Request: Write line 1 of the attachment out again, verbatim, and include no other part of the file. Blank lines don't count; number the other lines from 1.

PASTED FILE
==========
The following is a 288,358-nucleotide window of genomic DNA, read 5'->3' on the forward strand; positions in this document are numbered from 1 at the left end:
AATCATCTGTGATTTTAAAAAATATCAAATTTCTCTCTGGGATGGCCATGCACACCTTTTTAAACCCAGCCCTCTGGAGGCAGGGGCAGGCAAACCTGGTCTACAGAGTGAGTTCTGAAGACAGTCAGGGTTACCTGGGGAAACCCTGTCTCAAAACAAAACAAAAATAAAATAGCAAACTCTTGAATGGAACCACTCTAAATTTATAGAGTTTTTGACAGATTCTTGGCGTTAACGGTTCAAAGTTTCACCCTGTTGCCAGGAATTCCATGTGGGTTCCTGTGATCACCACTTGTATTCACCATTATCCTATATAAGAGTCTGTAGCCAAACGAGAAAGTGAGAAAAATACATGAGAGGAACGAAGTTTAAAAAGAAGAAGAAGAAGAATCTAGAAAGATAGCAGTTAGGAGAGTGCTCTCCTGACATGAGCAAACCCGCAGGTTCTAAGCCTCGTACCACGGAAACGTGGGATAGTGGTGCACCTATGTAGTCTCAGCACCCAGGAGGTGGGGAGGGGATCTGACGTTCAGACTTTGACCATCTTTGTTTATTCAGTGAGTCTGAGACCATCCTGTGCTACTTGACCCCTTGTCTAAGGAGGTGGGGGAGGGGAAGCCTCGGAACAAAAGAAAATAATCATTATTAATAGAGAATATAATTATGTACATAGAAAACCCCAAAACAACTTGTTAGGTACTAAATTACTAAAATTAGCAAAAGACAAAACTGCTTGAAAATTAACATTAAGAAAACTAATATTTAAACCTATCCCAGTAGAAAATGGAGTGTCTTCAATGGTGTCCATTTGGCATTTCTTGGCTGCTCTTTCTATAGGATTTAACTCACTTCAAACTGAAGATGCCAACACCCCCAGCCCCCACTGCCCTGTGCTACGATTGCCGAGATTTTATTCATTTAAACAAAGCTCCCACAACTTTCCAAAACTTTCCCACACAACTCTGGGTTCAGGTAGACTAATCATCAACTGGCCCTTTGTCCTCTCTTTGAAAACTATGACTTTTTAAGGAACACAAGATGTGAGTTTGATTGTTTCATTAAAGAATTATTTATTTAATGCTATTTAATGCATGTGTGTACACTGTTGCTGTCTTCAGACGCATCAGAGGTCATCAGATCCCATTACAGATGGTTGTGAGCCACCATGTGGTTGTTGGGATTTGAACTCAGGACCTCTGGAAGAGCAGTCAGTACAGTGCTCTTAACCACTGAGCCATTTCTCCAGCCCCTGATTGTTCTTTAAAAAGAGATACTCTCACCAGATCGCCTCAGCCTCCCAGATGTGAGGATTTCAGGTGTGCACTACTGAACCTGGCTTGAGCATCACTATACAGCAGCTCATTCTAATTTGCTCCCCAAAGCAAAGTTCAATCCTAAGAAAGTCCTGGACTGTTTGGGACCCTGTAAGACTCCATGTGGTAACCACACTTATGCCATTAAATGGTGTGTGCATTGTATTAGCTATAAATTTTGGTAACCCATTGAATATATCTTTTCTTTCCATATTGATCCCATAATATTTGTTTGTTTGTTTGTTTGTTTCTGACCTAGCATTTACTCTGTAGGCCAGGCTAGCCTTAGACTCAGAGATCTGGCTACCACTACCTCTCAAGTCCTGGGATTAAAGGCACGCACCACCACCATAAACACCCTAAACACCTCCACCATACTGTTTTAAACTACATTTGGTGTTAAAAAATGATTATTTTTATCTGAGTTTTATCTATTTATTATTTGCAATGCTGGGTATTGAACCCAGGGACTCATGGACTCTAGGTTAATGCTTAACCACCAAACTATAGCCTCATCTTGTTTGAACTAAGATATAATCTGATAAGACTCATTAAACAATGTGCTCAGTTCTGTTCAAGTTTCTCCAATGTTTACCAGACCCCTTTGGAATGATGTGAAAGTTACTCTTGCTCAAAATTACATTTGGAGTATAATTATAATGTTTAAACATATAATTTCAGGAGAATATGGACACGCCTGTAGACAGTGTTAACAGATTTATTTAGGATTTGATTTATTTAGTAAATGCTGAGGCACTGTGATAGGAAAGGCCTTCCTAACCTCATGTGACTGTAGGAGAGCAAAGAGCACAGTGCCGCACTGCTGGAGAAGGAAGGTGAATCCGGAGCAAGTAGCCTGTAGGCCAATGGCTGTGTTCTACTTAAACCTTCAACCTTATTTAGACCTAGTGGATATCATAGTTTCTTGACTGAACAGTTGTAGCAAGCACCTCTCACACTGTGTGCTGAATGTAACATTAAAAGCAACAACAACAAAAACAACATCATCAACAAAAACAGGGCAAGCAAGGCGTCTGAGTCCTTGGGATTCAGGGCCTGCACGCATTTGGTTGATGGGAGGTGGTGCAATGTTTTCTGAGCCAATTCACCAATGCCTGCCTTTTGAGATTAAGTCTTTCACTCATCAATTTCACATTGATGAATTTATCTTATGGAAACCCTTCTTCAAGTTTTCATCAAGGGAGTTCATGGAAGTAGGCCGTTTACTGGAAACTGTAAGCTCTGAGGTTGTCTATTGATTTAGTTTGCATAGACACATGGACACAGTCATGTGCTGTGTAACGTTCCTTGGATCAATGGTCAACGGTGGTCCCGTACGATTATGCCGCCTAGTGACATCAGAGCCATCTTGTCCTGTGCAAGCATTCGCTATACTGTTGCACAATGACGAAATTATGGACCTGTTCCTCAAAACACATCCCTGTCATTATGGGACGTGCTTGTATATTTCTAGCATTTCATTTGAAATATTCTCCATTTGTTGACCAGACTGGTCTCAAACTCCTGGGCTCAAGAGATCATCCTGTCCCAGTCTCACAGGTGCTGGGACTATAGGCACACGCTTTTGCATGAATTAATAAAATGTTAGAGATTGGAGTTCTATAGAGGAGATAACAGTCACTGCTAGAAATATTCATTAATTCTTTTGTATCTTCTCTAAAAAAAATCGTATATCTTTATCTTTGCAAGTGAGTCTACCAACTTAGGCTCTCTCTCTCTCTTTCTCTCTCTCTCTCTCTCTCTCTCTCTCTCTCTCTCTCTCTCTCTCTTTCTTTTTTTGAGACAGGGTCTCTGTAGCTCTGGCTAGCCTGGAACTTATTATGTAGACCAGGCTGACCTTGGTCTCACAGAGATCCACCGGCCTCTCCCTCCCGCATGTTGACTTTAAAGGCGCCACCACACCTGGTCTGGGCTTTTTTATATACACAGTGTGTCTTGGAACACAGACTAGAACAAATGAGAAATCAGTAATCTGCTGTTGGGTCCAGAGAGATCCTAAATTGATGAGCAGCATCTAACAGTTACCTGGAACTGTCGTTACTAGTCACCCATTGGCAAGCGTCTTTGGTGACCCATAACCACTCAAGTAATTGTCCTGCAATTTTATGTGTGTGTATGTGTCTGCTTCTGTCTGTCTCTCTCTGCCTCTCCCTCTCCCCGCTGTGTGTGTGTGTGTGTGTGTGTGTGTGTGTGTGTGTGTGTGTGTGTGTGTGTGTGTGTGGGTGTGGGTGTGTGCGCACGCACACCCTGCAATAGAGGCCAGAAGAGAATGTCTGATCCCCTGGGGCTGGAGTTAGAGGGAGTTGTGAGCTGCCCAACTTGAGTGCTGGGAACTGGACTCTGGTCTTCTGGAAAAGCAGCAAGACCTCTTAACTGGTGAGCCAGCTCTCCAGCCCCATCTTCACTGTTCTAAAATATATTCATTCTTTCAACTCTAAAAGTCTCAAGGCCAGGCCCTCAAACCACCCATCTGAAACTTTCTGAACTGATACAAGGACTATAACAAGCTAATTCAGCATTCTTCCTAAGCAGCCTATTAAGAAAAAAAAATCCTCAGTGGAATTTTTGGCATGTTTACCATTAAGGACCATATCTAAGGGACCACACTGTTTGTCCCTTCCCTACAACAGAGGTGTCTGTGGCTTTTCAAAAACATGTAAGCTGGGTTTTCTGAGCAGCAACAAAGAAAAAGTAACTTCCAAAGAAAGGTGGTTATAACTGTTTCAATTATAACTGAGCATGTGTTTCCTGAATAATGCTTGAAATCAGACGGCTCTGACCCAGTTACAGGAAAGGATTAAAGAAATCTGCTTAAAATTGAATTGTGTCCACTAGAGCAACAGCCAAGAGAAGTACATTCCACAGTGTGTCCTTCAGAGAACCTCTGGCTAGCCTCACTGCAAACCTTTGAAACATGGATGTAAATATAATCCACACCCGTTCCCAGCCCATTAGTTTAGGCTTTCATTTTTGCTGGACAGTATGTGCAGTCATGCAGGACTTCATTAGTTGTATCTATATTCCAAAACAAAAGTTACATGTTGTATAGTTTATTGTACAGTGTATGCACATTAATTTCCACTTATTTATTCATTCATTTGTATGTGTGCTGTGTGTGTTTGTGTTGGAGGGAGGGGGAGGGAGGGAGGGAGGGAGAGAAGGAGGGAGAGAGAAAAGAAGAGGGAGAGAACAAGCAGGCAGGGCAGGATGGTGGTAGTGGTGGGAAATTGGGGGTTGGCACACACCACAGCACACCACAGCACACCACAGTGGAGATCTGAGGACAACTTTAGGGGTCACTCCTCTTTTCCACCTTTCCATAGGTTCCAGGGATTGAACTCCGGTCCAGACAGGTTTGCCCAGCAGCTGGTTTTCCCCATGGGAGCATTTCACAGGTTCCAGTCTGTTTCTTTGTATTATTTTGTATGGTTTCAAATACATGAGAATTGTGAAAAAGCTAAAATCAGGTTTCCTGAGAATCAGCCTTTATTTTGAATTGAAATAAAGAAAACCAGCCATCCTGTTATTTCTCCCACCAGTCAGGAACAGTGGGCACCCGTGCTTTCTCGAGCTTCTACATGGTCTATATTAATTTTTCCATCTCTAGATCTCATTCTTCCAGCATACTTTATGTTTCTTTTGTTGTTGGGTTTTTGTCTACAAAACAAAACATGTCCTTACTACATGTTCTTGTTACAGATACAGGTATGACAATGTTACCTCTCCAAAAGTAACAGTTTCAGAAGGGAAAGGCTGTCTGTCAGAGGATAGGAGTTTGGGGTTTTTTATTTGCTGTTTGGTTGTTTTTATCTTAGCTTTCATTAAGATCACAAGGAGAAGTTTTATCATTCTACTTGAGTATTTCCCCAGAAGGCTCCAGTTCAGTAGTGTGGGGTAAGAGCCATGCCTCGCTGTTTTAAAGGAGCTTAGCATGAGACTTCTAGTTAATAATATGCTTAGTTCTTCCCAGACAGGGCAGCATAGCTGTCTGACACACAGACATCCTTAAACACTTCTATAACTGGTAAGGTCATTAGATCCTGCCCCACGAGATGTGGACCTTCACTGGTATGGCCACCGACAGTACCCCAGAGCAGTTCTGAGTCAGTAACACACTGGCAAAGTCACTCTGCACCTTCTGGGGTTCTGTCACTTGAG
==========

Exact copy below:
The following is a 288,358-nucleotide window of genomic DNA, read 5'->3' on the forward strand; positions in this document are numbered from 1 at the left end: